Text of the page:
"It's true that a lot of people don't know we exist," says Carlo Spiga, founder-conductor of the Los Angeles Pops Orchestra. "But we understand. In these first nine years, our main interest has been in surviving, not in being visible."
Spiga, the personable former violinist of the L.A. Philharmonic, speaks without rancor about the low profile his ensemble has kept all this time. The pops orchestra gave its first performance on Aug. 17, 1977.
"We've been building a foundation," he says earnestly, "And now we are in a position where we think we will last."
Spiga's partners in this enterprise include the orchestra's manager for the past six years, Victor Wong, and what Spiga calls "a first-rate" board of directors now comprising 36 members.
What "building a foundation" means, Spiga and Wong spell out, is: finding corporate support, raising additional funds to meet an annual operating budget of $500,000 and attracting a season subscribership which has now reached 600. Wong, who worked for the San Francisco Symphony during the Jorda/Krips/Ozawa regimes, acknowledges that small deficits at the end of each winter season have been paid off through extra fund-raising activities.
"We started out using the Boston Pops format of three program parts, with two intermissions," says the 45-year-old conductor--a protege of Zubin Mehta, Franco Ferrara and the late Fritz Zweig. "But, for us, that made our programs too long."
And unlike the Boston concerts, Spiga says, performances by his 60- to 75-member ensemble are undisturbed by extramusical sounds in the Los Angeles Room at the Century Plaza Hotel, site of the group's concerts for the past five years--despite the availability of drinks before and after, and at intermission.
"You will hear no clinking at our concerts," Spiga promises. "And no one talks. And the waiters do not serve." Still, he says, people have fun. And, at the opening performance of the four-concert 1986 season on Friday at the Century Plaza, they will also be able to have dinner.
"We have three classes of patrons," the conductor explains. Those who purchase the dinner/concert package will spend $80 per person and begin their evening at 6 o'clock. Those who come for dessert and champagne before the performance will pay $25 and commence their festivities at 8, and those who come for the concert only will pay merely $15." (Ticket information: (213) 453-POPS.)
Pianist Daniel Pollack is soloist at the opening event of the ninth season, Friday night; he will play Rachmaninoff's Second Piano Concerto. On March 21 the soloists will be the four Romeros, playing Rodrigo's "Concierto Andaluz." Soprano Wilhelmenia Fernandez will be the guest artist April 11. And at the final concert, May 16, conductor/pianist Skitch Henderson will appear.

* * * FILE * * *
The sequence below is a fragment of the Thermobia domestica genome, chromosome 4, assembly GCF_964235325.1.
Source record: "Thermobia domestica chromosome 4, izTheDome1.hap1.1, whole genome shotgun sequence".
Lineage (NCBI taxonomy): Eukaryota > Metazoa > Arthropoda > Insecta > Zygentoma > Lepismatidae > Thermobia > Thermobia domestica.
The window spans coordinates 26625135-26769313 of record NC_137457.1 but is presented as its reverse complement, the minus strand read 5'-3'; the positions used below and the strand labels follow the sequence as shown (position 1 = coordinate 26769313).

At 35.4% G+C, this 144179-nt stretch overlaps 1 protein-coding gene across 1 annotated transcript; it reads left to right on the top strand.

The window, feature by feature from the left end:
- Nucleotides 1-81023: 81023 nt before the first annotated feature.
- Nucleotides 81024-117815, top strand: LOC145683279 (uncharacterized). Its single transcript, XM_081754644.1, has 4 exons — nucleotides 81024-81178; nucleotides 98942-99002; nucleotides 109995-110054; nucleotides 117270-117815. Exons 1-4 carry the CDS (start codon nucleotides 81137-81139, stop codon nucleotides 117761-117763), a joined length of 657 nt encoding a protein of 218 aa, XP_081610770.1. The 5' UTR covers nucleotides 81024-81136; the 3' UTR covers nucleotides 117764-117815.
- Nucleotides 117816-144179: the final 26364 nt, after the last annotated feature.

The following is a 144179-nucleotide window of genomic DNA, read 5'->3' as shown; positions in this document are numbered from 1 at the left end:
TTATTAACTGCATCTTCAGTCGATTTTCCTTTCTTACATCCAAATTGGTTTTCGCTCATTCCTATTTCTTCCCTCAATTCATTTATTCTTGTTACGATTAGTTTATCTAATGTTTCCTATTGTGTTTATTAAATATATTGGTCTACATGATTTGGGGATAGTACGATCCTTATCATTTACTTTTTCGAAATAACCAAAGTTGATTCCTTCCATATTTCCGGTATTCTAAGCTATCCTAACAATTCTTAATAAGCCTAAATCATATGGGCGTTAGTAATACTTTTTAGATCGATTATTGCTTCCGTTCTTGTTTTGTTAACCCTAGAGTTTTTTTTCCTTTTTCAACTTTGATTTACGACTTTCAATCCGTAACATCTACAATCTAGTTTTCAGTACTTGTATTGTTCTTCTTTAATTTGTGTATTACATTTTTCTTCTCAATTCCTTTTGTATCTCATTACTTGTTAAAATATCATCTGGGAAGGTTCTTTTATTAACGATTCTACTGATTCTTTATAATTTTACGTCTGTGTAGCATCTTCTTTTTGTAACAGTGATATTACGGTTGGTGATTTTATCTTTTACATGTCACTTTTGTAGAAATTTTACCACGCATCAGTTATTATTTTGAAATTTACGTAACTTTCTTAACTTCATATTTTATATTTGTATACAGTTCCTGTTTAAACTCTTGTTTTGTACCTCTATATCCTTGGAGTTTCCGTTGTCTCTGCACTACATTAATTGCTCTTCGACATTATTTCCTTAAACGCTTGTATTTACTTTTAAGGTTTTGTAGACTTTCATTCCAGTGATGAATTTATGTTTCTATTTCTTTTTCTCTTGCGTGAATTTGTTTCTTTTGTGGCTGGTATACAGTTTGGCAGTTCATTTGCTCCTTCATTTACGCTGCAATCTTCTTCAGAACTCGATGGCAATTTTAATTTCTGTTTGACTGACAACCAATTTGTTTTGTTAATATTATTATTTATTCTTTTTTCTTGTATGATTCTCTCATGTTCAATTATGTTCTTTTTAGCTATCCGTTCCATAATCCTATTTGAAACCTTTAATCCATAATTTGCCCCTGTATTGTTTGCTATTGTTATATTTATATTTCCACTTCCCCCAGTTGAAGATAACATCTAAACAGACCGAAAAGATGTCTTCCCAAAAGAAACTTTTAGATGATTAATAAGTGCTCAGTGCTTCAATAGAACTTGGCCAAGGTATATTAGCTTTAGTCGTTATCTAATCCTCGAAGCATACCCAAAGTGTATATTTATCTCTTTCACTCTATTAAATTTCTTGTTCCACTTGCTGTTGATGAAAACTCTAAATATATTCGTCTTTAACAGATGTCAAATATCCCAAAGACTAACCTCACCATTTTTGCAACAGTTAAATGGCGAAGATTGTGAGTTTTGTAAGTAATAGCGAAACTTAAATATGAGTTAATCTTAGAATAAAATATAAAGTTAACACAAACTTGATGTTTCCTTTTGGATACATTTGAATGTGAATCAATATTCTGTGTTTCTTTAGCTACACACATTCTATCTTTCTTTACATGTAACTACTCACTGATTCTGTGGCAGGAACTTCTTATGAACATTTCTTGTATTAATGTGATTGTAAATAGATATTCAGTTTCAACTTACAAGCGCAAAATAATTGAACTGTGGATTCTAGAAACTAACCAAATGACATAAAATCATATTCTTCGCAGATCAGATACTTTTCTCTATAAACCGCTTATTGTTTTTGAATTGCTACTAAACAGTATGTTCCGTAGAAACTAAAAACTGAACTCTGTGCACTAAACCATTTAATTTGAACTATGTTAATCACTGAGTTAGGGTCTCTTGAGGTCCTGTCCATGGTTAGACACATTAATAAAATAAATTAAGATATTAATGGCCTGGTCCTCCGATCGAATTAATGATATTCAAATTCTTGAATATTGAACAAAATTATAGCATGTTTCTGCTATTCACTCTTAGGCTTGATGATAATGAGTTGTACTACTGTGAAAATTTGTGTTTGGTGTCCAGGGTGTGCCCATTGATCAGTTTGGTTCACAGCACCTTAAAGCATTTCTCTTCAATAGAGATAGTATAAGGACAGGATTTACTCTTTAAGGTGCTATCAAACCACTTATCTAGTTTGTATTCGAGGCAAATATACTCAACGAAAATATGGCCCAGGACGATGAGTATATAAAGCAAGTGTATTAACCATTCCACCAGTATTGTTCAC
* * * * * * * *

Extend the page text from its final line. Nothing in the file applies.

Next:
Except for two Santa Monica beachfront concerts played at a private club annually, the pops orchestra has not yet given a summer season. In 1986, Spiga says, that may change; he reveals he is negotiating with the Starlight Bowl in Burbank for an outdoor series there.
AROUND TOWN THIS WEEK: Guenther Schneider-Siemssen, who will design the new production of Verdi's "Otello" scheduled by Music Center Opera this fall, will present an illustrated lecture, Thursday night at 7:30 in the Crocker Center Towers, 330 S. Hope St., downtown. This event begins a series of occasional lectures in preparation for the opera company's 1986-87 season. Next event in the series, Feb. 3, will feature John Bury, designer of the new production of Richard Strauss' "Salome," also scheduled for the fall season. Information: (213) 972-7219. . . . Wednesday night, violinist Isaac Stern is guest soloist on a Los Angeles Philharmonic pension fund benefit concert in the Pavilion of the Music Center. Paavo Berglund will conduct; Stern will play two concertos, the E-minor by Mendelssohn and Max Bruch's G-minor. . . . At subscription concerts of the Philharmonic, starting Thursday night, Berglund begins a two-week visit as guest conductor with a program comprising Schumann's "Spring" Symphony, the First Piano Concerto of Prokofiev (with Juliana Markova as soloist) and Beethoven's Second Symphony. . . . Pianist Peter Serkin plays Anton Webern's Variations, Opus 27, and Bach's "Goldberg" Variations on an intermissionless recital in the Pavilion of the Music Center, Monday night at 8. . . . At the Schoenberg Institute the Kronos Quartet, with assisting artists, presents the complete (four) quartets of Arnold Schoenberg, plus the "Ode to Napoleon Buonaparte," on two evenings, Friday and Saturday at 8. . . . At UCLA, pianist Ilana Vered returns with a recital of music by Scarlatti, Haydn, Beethoven and Schumann on Saturday night at 8. . . . Also Saturday, Western Opera Theater returns to Occidental College with its new, English-language production of Mozart's "Don Giovanni." Curtain is at 8:15 p.m.